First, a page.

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Psalm 104 (105), in the Wycliffite Bible

Psalm 104 (105), in the Wycliffite Bible

Medium: Ink and pigments on vellum

Date: 1210

Shelfmark: Arundel MS 104

Item number: f.364v

Length: 40.5

Width: 24.7

Scale: Centimetres

Genre: Illuminated Manuscript

This famous copy of an English translation of the Bible was probably made just before or about 1408 when copying, possessing and even reading the Bible in English were banned. John Wycliffe (c. 1330-1384), an Oxford professor who held the Bible as the supreme authority over the clergy or even the pope, inspired his followers to write the first complete English translations of the Bible. This one is decorated with cuttings from earlier Bible manuscripts, possibly to make up for not being able to commission pictures for a text which was already or about to be outlawed. The cuttings appear to come from manuscripts made in the North Midlands.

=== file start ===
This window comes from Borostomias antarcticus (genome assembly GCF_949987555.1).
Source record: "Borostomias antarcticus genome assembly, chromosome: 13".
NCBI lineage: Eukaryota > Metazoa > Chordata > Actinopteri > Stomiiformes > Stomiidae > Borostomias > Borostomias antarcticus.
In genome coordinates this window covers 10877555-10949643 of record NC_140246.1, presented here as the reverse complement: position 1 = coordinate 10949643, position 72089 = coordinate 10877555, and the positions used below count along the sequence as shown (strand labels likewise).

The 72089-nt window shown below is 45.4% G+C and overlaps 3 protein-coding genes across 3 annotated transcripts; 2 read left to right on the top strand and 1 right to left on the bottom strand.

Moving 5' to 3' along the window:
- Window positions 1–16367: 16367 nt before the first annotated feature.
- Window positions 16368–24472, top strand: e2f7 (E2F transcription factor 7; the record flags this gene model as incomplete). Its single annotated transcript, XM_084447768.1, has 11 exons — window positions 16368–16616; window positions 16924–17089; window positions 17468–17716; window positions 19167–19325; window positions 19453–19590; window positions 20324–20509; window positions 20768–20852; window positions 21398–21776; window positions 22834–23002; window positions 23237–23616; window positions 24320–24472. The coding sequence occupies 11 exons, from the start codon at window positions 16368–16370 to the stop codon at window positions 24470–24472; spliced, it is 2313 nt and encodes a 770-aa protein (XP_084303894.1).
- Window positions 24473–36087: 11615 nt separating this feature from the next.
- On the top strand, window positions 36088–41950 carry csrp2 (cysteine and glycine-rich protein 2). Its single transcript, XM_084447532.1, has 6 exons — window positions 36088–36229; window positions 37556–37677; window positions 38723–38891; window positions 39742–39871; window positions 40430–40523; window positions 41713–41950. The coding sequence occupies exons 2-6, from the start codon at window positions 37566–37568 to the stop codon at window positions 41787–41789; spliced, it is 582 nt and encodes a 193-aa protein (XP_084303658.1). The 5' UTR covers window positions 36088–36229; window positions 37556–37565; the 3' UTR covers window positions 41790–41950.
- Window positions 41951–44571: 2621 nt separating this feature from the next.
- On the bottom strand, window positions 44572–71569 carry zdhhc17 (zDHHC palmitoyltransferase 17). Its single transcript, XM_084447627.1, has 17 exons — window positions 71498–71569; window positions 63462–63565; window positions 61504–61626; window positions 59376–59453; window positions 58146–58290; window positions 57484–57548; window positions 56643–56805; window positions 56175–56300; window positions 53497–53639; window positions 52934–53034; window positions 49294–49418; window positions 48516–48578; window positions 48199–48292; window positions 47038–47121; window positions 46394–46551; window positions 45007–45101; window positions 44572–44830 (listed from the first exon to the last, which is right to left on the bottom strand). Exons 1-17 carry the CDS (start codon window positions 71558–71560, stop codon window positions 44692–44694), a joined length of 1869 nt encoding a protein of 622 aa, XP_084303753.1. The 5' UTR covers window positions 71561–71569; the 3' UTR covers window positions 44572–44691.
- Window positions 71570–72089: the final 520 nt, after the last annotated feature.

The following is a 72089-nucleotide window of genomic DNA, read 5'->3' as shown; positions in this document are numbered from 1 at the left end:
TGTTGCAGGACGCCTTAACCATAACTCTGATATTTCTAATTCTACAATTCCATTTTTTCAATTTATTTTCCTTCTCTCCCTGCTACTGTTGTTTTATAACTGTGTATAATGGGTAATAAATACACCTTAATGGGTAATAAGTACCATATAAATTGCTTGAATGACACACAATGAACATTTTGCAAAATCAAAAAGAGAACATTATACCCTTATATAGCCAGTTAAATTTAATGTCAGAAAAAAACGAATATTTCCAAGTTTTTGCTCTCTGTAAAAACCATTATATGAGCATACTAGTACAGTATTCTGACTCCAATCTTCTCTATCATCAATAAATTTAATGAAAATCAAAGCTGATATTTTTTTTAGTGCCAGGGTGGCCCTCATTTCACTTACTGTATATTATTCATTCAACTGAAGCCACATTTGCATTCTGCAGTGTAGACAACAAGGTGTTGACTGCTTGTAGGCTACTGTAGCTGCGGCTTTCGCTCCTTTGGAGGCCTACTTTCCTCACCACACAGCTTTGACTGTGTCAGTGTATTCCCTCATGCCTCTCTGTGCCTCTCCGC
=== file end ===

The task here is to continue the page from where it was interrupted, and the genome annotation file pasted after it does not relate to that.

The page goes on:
For some reason, Psalm 104 (105, "Give thanks to the Lord") was selected to place a picture of a man writing at a desk as the dove of the Holy Spirit speaks into his ear. This psalm was hardly ever given a historiated initial in Latin psalters because it was not at the beginning of any of the book's traditional divisions, most of which facilitated the daily recitation of psalms in monasteries. It has been suggested that this initial 'C' was taken from one of the biblical canticles. Possibly it was placed with Psalm 104 because of the translation, "Knowledge ye to the Lord and inwardly declare his name", which could be seen to correspond to the inward inspiration of the Holy Spirit.

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